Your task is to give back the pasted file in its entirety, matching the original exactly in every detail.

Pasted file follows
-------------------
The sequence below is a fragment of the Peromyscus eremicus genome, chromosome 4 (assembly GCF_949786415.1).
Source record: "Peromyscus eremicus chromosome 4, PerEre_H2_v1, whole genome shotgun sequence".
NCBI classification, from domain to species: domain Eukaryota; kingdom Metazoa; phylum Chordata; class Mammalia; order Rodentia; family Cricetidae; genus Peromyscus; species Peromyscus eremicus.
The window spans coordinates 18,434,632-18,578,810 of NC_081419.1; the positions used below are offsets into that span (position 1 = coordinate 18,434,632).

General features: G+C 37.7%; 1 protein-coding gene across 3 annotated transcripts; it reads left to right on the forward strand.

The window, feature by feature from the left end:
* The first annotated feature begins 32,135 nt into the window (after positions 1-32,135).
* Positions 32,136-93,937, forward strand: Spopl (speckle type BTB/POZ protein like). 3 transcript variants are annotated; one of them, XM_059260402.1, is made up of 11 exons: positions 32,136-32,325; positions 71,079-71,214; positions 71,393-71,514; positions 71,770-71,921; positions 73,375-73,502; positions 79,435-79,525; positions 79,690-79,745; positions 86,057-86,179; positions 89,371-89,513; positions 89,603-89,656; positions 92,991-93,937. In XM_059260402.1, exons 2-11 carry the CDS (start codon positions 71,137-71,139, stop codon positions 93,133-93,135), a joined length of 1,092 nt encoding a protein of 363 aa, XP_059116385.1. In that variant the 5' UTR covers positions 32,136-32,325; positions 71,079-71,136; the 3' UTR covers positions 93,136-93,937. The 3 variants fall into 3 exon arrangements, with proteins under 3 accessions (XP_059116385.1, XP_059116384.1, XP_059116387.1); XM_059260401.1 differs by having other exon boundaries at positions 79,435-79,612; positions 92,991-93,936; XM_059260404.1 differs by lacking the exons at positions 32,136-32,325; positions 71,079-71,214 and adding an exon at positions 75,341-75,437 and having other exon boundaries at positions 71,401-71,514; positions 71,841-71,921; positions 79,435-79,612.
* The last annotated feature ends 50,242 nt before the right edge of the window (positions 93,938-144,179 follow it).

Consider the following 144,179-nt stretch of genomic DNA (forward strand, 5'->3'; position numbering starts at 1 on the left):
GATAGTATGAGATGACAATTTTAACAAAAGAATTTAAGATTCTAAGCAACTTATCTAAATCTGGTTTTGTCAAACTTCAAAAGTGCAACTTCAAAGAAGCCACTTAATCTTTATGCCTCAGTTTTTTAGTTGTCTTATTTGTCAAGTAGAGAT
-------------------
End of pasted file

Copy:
The sequence below is a fragment of the Peromyscus eremicus genome, chromosome 4 (assembly GCF_949786415.1).
Source record: "Peromyscus eremicus chromosome 4, PerEre_H2_v1, whole genome shotgun sequence".
NCBI classification, from domain to species: domain Eukaryota; kingdom Metazoa; phylum Chordata; class Mammalia; order Rodentia; family Cricetidae; genus Peromyscus; species Peromyscus eremicus.
The window spans coordinates 18,434,632-18,578,810 of NC_081419.1; the positions used below are offsets into that span (position 1 = coordinate 18,434,632).

General features: G+C 37.7%; 1 protein-coding gene across 3 annotated transcripts; it reads left to right on the forward strand.

The window, feature by feature from the left end:
* The first annotated feature begins 32,135 nt into the window (after positions 1-32,135).
* Positions 32,136-93,937, forward strand: Spopl (speckle type BTB/POZ protein like). 3 transcript variants are annotated; one of them, XM_059260402.1, is made up of 11 exons: positions 32,136-32,325; positions 71,079-71,214; positions 71,393-71,514; positions 71,770-71,921; positions 73,375-73,502; positions 79,435-79,525; positions 79,690-79,745; positions 86,057-86,179; positions 89,371-89,513; positions 89,603-89,656; positions 92,991-93,937. In XM_059260402.1, exons 2-11 carry the CDS (start codon positions 71,137-71,139, stop codon positions 93,133-93,135), a joined length of 1,092 nt encoding a protein of 363 aa, XP_059116385.1. In that variant the 5' UTR covers positions 32,136-32,325; positions 71,079-71,136; the 3' UTR covers positions 93,136-93,937. The 3 variants fall into 3 exon arrangements, with proteins under 3 accessions (XP_059116385.1, XP_059116384.1, XP_059116387.1); XM_059260401.1 differs by having other exon boundaries at positions 79,435-79,612; positions 92,991-93,936; XM_059260404.1 differs by lacking the exons at positions 32,136-32,325; positions 71,079-71,214 and adding an exon at positions 75,341-75,437 and having other exon boundaries at positions 71,401-71,514; positions 71,841-71,921; positions 79,435-79,612.
* The last annotated feature ends 50,242 nt before the right edge of the window (positions 93,938-144,179 follow it).

Consider the following 144,179-nt stretch of genomic DNA (forward strand, 5'->3'; position numbering starts at 1 on the left):
GATAGTATGAGATGACAATTTTAACAAAAGAATTTAAGATTCTAAGCAACTTATCTAAATCTGGTTTTGTCAAACTTCAAAAGTGCAACTTCAAAGAAGCCACTTAATCTTTATGCCTCAGTTTTTTAGTTGTCTTATTTGTCAAGTAGAGAT